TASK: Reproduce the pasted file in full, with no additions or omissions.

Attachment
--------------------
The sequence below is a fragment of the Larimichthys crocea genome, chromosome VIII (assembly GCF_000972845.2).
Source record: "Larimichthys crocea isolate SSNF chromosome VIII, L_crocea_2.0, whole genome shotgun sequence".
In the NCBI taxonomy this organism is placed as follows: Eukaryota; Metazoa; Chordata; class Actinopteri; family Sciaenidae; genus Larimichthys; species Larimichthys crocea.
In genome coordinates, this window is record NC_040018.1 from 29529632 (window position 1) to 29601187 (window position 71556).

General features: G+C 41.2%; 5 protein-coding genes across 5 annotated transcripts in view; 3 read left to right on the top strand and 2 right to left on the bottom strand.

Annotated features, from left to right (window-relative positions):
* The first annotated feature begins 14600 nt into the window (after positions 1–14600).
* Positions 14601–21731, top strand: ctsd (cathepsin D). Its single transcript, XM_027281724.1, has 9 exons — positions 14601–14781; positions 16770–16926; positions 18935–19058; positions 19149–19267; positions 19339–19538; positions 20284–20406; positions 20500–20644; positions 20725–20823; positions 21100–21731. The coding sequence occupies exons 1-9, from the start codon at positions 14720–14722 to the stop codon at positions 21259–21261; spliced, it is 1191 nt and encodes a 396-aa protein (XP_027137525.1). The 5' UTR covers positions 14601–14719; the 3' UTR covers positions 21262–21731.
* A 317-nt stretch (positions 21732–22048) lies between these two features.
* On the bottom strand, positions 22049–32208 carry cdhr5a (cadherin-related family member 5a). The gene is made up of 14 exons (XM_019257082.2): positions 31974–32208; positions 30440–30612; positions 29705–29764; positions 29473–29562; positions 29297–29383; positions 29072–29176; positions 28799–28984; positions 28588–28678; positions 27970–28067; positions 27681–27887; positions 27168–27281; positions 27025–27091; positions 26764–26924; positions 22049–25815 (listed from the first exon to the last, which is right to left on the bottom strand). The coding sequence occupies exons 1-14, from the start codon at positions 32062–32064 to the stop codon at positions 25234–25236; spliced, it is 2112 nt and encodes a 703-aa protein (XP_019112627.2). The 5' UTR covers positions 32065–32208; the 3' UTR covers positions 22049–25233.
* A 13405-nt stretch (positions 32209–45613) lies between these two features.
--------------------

The sequence below is a fragment of the Larimichthys crocea genome, chromosome VIII (assembly GCF_000972845.2).
Source record: "Larimichthys crocea isolate SSNF chromosome VIII, L_crocea_2.0, whole genome shotgun sequence".
In the NCBI taxonomy this organism is placed as follows: Eukaryota; Metazoa; Chordata; class Actinopteri; family Sciaenidae; genus Larimichthys; species Larimichthys crocea.
In genome coordinates, this window is record NC_040018.1 from 29529632 (window position 1) to 29601187 (window position 71556).

General features: G+C 41.2%; 5 protein-coding genes across 5 annotated transcripts in view; 3 read left to right on the top strand and 2 right to left on the bottom strand.

Annotated features, from left to right (window-relative positions):
* The first annotated feature begins 14600 nt into the window (after positions 1–14600).
* Positions 14601–21731, top strand: ctsd (cathepsin D). Its single transcript, XM_027281724.1, has 9 exons — positions 14601–14781; positions 16770–16926; positions 18935–19058; positions 19149–19267; positions 19339–19538; positions 20284–20406; positions 20500–20644; positions 20725–20823; positions 21100–21731. The coding sequence occupies exons 1-9, from the start codon at positions 14720–14722 to the stop codon at positions 21259–21261; spliced, it is 1191 nt and encodes a 396-aa protein (XP_027137525.1). The 5' UTR covers positions 14601–14719; the 3' UTR covers positions 21262–21731.
* A 317-nt stretch (positions 21732–22048) lies between these two features.
* On the bottom strand, positions 22049–32208 carry cdhr5a (cadherin-related family member 5a). The gene is made up of 14 exons (XM_019257082.2): positions 31974–32208; positions 30440–30612; positions 29705–29764; positions 29473–29562; positions 29297–29383; positions 29072–29176; positions 28799–28984; positions 28588–28678; positions 27970–28067; positions 27681–27887; positions 27168–27281; positions 27025–27091; positions 26764–26924; positions 22049–25815 (listed from the first exon to the last, which is right to left on the bottom strand). The coding sequence occupies exons 1-14, from the start codon at positions 32062–32064 to the stop codon at positions 25234–25236; spliced, it is 2112 nt and encodes a 703-aa protein (XP_019112627.2). The 5' UTR covers positions 32065–32208; the 3' UTR covers positions 22049–25233.
* A 13405-nt stretch (positions 32209–45613) lies between these two features.